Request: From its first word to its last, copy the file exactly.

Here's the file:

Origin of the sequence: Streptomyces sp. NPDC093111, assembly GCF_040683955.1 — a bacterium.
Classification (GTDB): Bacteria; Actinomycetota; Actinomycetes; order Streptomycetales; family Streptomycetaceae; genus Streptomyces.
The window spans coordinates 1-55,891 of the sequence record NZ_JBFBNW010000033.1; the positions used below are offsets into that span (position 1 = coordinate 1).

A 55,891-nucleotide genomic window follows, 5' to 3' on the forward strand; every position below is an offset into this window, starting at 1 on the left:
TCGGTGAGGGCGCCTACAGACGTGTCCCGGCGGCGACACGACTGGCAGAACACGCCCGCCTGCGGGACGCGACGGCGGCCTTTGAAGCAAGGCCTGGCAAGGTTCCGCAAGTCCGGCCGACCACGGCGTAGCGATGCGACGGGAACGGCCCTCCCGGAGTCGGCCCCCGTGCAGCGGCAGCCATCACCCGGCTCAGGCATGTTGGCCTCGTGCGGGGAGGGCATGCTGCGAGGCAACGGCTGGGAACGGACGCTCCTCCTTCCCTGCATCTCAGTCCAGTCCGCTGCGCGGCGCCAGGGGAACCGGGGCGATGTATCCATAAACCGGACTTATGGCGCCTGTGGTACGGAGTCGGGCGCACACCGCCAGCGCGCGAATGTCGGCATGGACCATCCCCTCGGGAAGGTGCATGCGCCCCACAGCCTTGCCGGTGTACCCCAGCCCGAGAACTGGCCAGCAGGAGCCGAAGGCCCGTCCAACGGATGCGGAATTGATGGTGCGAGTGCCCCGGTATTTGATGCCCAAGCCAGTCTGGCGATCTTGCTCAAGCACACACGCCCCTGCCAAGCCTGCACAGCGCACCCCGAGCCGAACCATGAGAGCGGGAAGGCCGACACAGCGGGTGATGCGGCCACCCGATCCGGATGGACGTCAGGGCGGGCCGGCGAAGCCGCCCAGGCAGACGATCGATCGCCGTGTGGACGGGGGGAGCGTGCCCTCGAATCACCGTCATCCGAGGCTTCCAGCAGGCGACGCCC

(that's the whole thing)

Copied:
Origin of the sequence: Streptomyces sp. NPDC093111, assembly GCF_040683955.1 — a bacterium.
Classification (GTDB): Bacteria; Actinomycetota; Actinomycetes; order Streptomycetales; family Streptomycetaceae; genus Streptomyces.
The window spans coordinates 1-55,891 of the sequence record NZ_JBFBNW010000033.1; the positions used below are offsets into that span (position 1 = coordinate 1).

A 55,891-nucleotide genomic window follows, 5' to 3' on the forward strand; every position below is an offset into this window, starting at 1 on the left:
TCGGTGAGGGCGCCTACAGACGTGTCCCGGCGGCGACACGACTGGCAGAACACGCCCGCCTGCGGGACGCGACGGCGGCCTTTGAAGCAAGGCCTGGCAAGGTTCCGCAAGTCCGGCCGACCACGGCGTAGCGATGCGACGGGAACGGCCCTCCCGGAGTCGGCCCCCGTGCAGCGGCAGCCATCACCCGGCTCAGGCATGTTGGCCTCGTGCGGGGAGGGCATGCTGCGAGGCAACGGCTGGGAACGGACGCTCCTCCTTCCCTGCATCTCAGTCCAGTCCGCTGCGCGGCGCCAGGGGAACCGGGGCGATGTATCCATAAACCGGACTTATGGCGCCTGTGGTACGGAGTCGGGCGCACACCGCCAGCGCGCGAATGTCGGCATGGACCATCCCCTCGGGAAGGTGCATGCGCCCCACAGCCTTGCCGGTGTACCCCAGCCCGAGAACTGGCCAGCAGGAGCCGAAGGCCCGTCCAACGGATGCGGAATTGATGGTGCGAGTGCCCCGGTATTTGATGCCCAAGCCAGTCTGGCGATCTTGCTCAAGCACACACGCCCCTGCCAAGCCTGCACAGCGCACCCCGAGCCGAACCATGAGAGCGGGAAGGCCGACACAGCGGGTGATGCGGCCACCCGATCCGGATGGACGTCAGGGCGGGCCGGCGAAGCCGCCCAGGCAGACGATCGATCGCCGTGTGGACGGGGGGAGCGTGCCCTCGAATCACCGTCATCCGAGGCTTCCAGCAGGCGACGCCC